Initial clinical manifestations of sea urchin sting are generally mild and can go unnoticed. Apart from local inflammation and pain, vomiting, respiratory distress, and even death are uncommonly occurring. Granulomas, tenosynovitis, and arthritis are chronic complications that may develop due to neglected sea urchin injuries and are rarely seen. Several histological forms of sea urchin granulomas have been described in the literature. Our case report revealed a sarcoidal pattern and a non-specific chronic inflammatory pattern with focal suppuration. These granulomas resolved after intralesional injections of steroids. Increased awareness of sea urchin granuloma when treating chronic skin nodules of unknown etiology in habitats along the coast should lead to a more rapid diagnosis.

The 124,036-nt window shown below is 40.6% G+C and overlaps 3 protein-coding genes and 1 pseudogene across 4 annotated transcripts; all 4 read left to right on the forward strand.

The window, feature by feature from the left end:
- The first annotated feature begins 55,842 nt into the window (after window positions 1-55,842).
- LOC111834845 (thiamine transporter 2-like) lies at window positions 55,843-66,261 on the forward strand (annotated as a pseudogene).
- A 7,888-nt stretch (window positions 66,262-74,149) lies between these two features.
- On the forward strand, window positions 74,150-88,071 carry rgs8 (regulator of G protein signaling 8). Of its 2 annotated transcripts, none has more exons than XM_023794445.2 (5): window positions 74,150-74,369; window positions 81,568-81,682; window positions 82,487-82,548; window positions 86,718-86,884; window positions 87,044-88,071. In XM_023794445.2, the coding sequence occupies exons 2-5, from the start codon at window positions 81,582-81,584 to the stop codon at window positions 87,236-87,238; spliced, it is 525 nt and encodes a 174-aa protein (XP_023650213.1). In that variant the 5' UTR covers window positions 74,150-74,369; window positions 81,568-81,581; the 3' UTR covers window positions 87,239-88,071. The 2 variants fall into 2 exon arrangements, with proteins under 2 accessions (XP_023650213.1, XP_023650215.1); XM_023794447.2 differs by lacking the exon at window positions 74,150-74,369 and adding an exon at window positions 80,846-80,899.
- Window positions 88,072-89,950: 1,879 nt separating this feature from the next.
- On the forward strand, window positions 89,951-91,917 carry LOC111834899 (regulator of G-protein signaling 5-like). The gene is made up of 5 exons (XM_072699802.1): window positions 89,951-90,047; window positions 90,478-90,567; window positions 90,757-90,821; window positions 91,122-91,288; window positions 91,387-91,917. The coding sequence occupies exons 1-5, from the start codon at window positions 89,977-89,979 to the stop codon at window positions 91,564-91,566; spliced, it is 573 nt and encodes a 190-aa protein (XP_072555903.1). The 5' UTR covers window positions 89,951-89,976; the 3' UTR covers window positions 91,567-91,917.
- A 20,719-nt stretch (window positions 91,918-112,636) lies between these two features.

The authors declared no conflicts of interest.


  1. Caputo V, Fiorella S. Sea urchin granuloma. Dermatology 2005;210(3):254-256.
  2. 2. Rocha G, Fraga S. Sea urchin granuloma of the skin. Arch Dermatol 1962 Mar;85:406-408.
  3. 3. Mebs D. A toxin from the sea urchin Tripneustes gratilla. Toxicon 1984;22(2):306-307.
  4. De La Torre C, Toribio J. Sea-urchin granuloma: histologic profile. A pathologic study of 50 biopsies. J Cutan Pathol 2001 May;28(5):223-228.
  5. 5. Surfing Medical staff. Wanna pee on my Wana? Sea urchin injuries, a literature review. Journal of the Surfers Medical Association [internet]. 2015 Aug [cited 22/12/2017]. Available from: